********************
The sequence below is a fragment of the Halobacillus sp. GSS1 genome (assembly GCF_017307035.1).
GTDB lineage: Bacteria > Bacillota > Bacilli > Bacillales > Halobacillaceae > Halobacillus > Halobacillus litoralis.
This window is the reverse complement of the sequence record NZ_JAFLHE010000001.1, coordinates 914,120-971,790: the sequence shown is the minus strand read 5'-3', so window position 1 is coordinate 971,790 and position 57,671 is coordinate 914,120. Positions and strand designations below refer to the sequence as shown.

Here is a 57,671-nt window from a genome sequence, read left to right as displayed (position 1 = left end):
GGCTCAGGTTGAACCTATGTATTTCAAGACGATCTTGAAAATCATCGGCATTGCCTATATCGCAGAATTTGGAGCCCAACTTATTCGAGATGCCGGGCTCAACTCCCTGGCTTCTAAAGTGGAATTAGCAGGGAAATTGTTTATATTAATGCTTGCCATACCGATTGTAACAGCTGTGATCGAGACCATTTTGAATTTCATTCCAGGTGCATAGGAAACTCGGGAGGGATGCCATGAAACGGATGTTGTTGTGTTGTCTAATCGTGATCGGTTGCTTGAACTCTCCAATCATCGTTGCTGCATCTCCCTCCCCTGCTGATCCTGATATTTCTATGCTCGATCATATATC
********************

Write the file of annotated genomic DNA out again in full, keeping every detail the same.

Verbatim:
The sequence below is a fragment of the Halobacillus sp. GSS1 genome (assembly GCF_017307035.1).
GTDB lineage: Bacteria > Bacillota > Bacilli > Bacillales > Halobacillaceae > Halobacillus > Halobacillus litoralis.
This window is the reverse complement of the sequence record NZ_JAFLHE010000001.1, coordinates 914,120-971,790: the sequence shown is the minus strand read 5'-3', so window position 1 is coordinate 971,790 and position 57,671 is coordinate 914,120. Positions and strand designations below refer to the sequence as shown.

Here is a 57,671-nt window from a genome sequence, read left to right as displayed (position 1 = left end):
GGCTCAGGTTGAACCTATGTATTTCAAGACGATCTTGAAAATCATCGGCATTGCCTATATCGCAGAATTTGGAGCCCAACTTATTCGAGATGCCGGGCTCAACTCCCTGGCTTCTAAAGTGGAATTAGCAGGGAAATTGTTTATATTAATGCTTGCCATACCGATTGTAACAGCTGTGATCGAGACCATTTTGAATTTCATTCCAGGTGCATAGGAAACTCGGGAGGGATGCCATGAAACGGATGTTGTTGTGTTGTCTAATCGTGATCGGTTGCTTGAACTCTCCAATCATCGTTGCTGCATCTCCCTCCCCTGCTGATCCTGATATTTCTATGCTCGATCATATATC